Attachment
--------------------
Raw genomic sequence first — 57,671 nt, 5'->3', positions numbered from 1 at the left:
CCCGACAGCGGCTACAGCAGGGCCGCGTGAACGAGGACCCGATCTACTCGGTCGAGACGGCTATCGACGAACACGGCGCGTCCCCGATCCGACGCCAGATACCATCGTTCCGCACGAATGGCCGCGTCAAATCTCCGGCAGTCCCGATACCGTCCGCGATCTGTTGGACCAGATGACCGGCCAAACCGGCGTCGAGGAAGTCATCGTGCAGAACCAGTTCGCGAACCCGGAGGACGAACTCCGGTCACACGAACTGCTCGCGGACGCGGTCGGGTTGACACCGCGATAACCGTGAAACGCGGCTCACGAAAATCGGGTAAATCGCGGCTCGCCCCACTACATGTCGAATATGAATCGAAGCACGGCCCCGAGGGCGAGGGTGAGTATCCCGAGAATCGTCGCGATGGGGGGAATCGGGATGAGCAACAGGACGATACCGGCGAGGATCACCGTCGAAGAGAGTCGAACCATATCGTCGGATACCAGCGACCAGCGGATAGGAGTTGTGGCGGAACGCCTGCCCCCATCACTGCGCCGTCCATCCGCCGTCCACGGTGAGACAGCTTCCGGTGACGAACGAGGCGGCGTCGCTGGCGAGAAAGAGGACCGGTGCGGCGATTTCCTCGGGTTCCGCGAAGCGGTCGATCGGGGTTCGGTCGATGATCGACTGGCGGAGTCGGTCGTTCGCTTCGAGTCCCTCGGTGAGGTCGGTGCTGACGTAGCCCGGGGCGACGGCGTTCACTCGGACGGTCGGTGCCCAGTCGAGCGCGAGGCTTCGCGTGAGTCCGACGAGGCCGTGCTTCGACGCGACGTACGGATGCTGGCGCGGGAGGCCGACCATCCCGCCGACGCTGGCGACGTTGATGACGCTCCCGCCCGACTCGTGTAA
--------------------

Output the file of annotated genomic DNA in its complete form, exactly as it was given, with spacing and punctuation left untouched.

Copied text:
Raw genomic sequence first — 57,671 nt, 5'->3', positions numbered from 1 at the left:
CCCGACAGCGGCTACAGCAGGGCCGCGTGAACGAGGACCCGATCTACTCGGTCGAGACGGCTATCGACGAACACGGCGCGTCCCCGATCCGACGCCAGATACCATCGTTCCGCACGAATGGCCGCGTCAAATCTCCGGCAGTCCCGATACCGTCCGCGATCTGTTGGACCAGATGACCGGCCAAACCGGCGTCGAGGAAGTCATCGTGCAGAACCAGTTCGCGAACCCGGAGGACGAACTCCGGTCACACGAACTGCTCGCGGACGCGGTCGGGTTGACACCGCGATAACCGTGAAACGCGGCTCACGAAAATCGGGTAAATCGCGGCTCGCCCCACTACATGTCGAATATGAATCGAAGCACGGCCCCGAGGGCGAGGGTGAGTATCCCGAGAATCGTCGCGATGGGGGGAATCGGGATGAGCAACAGGACGATACCGGCGAGGATCACCGTCGAAGAGAGTCGAACCATATCGTCGGATACCAGCGACCAGCGGATAGGAGTTGTGGCGGAACGCCTGCCCCCATCACTGCGCCGTCCATCCGCCGTCCACGGTGAGACAGCTTCCGGTGACGAACGAGGCGGCGTCGCTGGCGAGAAAGAGGACCGGTGCGGCGATTTCCTCGGGTTCCGCGAAGCGGTCGATCGGGGTTCGGTCGATGATCGACTGGCGGAGTCGGTCGTTCGCTTCGAGTCCCTCGGTGAGGTCGGTGCTGACGTAGCCCGGGGCGACGGCGTTCACTCGGACGGTCGGTGCCCAGTCGAGCGCGAGGCTTCGCGTGAGTCCGACGAGGCCGTGCTTCGACGCGACGTACGGATGCTGGCGCGGGAGGCCGACCATCCCGCCGACGCTGGCGACGTTGATGACGCTCCCGCCCGACTCGTGTAA